The digital world is without a doubt rife with potential for business growth. But companies are struggling to find their footing in this new arena. The options are overwhelming and the mistakes are highly public. Here are a few of the common missteps companies make when bringing their customer experience to life online:

1. Being inauthentic

In 2005 L’Oreal’s advertising agency took the initiative of creating a fake blog to promote a new product line. Complete with a fictional character providing “real-life” thoughts on their products, the blog did little more than infuriate readers who figured out what was going on. Trying to fake it in a space that places a premium on transparency simply won’t cut it, leave the self promotion for a press release.

2. Making it all about you

Digital marketing, particularly social media, is all about timing. In the spirit of joining trending conversations, a UK based online retailer noticed #Aurora was trending on Twitter and snapped up the opportunity to promote their Kim Kardashian inspired Aurora dress. They failed to check what was behind the #Aurora trend and inserted blatant self-promotion into the somber conversation following the shootings in Aurora, Colorado.

3. Failing to add meaningful value to the lives of customers

In 2009 LongHorn steakhouse launched its first mobile app. The app shows a steak on a grill and users can cook it. That’s it. Instead of considering how a restaurant app could potentially add value to its customers – providing information about hours and locations, creating an educational tool about cuts of steak – Longhorne created something that most people will find completely meaningless.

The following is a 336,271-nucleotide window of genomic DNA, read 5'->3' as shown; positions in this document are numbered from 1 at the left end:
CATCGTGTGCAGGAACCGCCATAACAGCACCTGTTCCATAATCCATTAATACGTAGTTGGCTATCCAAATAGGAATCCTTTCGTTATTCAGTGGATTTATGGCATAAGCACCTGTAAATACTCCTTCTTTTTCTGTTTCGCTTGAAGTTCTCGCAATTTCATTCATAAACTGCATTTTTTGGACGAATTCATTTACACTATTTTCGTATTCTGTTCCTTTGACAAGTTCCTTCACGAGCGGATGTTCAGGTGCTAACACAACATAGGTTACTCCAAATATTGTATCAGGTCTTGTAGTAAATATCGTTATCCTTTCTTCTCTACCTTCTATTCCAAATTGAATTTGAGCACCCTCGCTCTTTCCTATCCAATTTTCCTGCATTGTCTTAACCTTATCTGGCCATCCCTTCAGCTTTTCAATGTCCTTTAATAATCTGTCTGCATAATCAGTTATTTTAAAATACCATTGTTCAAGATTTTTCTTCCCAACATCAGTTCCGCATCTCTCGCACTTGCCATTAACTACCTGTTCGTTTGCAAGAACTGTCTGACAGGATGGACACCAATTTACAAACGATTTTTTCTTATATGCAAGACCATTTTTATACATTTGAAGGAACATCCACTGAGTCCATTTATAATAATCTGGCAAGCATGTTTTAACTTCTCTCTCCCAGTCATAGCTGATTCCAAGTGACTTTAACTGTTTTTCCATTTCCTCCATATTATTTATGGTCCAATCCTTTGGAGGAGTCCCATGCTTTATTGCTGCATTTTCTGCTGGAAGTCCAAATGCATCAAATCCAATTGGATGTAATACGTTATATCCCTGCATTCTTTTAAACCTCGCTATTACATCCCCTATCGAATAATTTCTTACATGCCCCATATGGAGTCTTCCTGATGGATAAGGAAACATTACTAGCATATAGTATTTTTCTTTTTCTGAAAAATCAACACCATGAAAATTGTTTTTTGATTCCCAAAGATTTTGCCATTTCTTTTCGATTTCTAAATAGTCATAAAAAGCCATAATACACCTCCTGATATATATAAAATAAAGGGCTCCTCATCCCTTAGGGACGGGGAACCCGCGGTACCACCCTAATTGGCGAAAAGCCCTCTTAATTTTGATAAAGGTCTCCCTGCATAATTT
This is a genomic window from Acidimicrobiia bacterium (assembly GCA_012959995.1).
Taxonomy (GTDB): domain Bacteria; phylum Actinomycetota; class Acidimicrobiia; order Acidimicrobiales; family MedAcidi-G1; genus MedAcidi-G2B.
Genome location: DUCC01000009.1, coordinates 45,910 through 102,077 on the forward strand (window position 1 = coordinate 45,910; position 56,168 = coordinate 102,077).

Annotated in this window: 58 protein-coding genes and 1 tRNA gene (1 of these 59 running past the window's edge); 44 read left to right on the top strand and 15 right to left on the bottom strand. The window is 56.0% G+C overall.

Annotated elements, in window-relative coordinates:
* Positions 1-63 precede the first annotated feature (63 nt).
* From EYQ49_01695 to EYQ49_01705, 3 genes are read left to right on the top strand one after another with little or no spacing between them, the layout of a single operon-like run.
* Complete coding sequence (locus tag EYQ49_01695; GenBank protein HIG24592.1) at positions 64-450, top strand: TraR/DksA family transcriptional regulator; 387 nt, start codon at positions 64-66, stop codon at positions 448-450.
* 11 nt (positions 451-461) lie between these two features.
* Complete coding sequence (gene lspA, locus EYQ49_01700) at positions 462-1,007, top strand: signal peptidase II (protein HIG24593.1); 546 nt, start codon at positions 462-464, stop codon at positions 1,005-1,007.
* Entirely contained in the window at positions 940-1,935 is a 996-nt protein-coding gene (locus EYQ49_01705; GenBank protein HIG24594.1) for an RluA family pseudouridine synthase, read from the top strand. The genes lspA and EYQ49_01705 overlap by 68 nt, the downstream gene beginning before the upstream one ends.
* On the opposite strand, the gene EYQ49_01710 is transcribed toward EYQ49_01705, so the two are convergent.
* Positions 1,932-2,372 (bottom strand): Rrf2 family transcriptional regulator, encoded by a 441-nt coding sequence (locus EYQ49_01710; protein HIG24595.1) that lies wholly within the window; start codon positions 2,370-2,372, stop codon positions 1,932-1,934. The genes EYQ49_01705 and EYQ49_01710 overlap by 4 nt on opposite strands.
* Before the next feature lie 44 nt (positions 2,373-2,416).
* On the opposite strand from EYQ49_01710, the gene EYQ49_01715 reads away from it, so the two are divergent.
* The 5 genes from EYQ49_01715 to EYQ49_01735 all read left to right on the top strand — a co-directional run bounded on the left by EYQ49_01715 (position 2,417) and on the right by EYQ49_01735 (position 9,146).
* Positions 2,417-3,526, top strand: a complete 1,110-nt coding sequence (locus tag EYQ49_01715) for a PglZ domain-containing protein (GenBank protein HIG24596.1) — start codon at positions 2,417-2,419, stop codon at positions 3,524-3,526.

4. Forgetting what matters most to your customers

Zappos is known for its exceptional customer service, which makes its attempts at “rewards” and “interactive experiences” for VIP customers even more confusing. A digital customer experience that fails to include the heart of your brand, the things that customers love most about doing business with you, will likely end up doing far more damage than good.

5. Trivializing what’s happening offline

American Apparel is the current offender in this category. In an attempt to be relevant, American Apparel sent out an email campaign for their “Hurricane Sandy Sale.” In case shoppers were “bored during the storm.” The 20% discount trivialized the very real fear, concern, and anxiety customers were feeling.

While companies think in terms of channels, in the customer’s eyes there is only one company, one brand. This reality makes it important to take a holistic approach to the customer experience. What matters to your customers offline will also matter to them online, and success in either comes from listening closely to them, understanding what drives their engagement with your brand, and always being willing to take action on the feedback they give you.